Small machines, big opportunity

While at NIU, Don Shields was a key member of a team that built a micro-milling machine, using off the shelf parts to build a $25,000 machine whose performance rivals those costing $100,000 or more. He’ll be sure to include it on his resume – as soon as he graduates.

Shields, 23, of Buford, Ill., doesn’t graduate until the end of the summer, but he already has significant hands-on experience in several fields he could choose to pursue.

“It’s been a great experience. It expanded my horizons in every direction. I gained technical skills, learned how to manage meetings, so many things,” says Shields of his work on the micromachine.

He joined the project at the end of his junior year and was tasked with solving a few minor electrical issues. A year later he had immersed himself in the project, developing expertise in a wide array of disciplines including mechanical controls, computer-aided drawing and a whole range of aspects related to integrated manufacturing. One of his biggest contributions: writing code that effectively got instructions from the computer (a standard Dell) to operate the spindle motor (borrowed from a radio-controlled helicopter) so that it can etch and cut metal at tolerances of +/- 2 microns -- about 0.00008 inches.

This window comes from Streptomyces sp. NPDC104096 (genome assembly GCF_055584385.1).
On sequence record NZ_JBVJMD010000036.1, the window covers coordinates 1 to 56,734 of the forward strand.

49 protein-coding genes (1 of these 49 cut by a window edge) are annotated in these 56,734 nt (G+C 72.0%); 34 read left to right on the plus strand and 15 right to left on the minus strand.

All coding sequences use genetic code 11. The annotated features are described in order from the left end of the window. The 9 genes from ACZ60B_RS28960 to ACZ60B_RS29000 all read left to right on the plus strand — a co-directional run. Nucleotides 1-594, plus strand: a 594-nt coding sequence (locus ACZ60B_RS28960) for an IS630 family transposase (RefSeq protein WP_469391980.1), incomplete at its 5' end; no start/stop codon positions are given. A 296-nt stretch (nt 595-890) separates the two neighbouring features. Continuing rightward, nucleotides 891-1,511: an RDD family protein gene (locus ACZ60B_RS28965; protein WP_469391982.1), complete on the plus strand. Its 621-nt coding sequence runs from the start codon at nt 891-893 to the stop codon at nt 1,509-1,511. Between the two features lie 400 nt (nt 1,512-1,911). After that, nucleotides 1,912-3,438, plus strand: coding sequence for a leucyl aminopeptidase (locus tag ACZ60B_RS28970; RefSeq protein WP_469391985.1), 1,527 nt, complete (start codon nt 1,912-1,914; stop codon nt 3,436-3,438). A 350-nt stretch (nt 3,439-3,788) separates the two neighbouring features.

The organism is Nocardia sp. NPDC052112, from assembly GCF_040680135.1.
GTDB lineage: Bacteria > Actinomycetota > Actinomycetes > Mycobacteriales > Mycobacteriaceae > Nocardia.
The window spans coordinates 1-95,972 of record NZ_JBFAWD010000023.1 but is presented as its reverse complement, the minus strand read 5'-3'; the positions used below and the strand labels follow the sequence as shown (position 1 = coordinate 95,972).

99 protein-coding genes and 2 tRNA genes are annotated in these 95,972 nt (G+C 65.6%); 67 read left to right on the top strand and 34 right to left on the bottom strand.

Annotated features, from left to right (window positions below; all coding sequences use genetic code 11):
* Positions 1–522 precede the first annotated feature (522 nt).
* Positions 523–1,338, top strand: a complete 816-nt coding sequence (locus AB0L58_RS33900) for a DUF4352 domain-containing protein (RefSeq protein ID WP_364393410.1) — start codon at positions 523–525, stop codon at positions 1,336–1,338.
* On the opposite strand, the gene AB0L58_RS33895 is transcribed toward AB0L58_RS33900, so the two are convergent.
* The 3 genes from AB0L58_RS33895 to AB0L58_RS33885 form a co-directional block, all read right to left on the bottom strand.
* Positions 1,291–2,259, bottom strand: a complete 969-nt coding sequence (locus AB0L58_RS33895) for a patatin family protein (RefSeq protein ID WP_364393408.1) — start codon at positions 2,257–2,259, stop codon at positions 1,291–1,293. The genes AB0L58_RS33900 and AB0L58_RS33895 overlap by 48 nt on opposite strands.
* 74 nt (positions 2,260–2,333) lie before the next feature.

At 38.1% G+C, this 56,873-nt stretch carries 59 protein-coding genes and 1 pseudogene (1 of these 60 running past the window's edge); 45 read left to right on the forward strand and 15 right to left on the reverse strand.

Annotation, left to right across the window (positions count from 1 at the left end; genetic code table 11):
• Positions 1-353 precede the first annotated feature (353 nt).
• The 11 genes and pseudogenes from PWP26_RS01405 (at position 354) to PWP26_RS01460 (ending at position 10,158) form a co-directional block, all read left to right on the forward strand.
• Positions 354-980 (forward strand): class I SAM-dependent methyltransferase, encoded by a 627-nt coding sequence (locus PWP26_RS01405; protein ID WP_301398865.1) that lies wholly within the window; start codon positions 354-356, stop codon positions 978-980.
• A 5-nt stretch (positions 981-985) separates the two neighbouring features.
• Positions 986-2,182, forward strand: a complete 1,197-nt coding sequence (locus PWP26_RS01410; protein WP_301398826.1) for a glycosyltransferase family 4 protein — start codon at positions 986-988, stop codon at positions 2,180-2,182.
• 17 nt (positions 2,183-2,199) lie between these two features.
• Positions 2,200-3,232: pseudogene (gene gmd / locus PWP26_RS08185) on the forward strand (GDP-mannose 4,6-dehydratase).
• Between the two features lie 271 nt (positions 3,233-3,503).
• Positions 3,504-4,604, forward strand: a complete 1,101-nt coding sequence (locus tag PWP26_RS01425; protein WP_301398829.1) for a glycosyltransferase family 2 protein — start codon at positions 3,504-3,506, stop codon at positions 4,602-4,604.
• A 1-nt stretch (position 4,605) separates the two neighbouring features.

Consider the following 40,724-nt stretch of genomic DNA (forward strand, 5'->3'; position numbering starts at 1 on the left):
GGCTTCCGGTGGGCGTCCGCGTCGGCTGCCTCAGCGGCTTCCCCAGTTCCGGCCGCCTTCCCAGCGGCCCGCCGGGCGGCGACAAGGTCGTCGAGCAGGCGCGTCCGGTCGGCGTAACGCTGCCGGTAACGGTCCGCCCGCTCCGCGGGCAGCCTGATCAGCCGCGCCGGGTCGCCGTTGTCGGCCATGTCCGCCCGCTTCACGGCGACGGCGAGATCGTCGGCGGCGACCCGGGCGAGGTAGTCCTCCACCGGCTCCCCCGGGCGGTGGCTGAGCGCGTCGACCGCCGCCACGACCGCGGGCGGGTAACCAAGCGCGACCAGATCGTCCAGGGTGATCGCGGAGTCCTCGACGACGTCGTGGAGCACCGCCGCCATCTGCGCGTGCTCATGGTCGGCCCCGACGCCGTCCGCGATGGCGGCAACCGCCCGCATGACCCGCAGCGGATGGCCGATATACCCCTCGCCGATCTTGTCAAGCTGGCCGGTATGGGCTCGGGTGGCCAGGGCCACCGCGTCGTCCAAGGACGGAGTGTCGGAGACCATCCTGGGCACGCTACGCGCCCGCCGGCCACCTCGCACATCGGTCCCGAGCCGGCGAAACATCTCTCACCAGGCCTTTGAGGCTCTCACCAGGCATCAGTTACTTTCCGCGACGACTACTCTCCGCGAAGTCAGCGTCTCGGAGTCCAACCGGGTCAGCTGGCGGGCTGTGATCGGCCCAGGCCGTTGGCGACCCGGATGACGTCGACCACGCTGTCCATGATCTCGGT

While the impact of Shield’s  work is a bit unusual, his work on the project is typical of the type of experiences that the NIU College of Engineering and Engineering Technology tries to provide its students, says Cliff Mirman, chair of the Department of Technology.

“Don has been incredibly important to the project, he’s been involved in every phase,” says Mirman. “We like all of our students to learn by doing, but Don’s breadth of skill are exceptional."

As for that resume, Shields may not need it quite yet. He has already landed a job with a technology company interested in using the machine he helped create to advance alternative energy projects.

- by Joe King, NIU Public Affairs
- photos by Scott Walstrom, NIU Media Services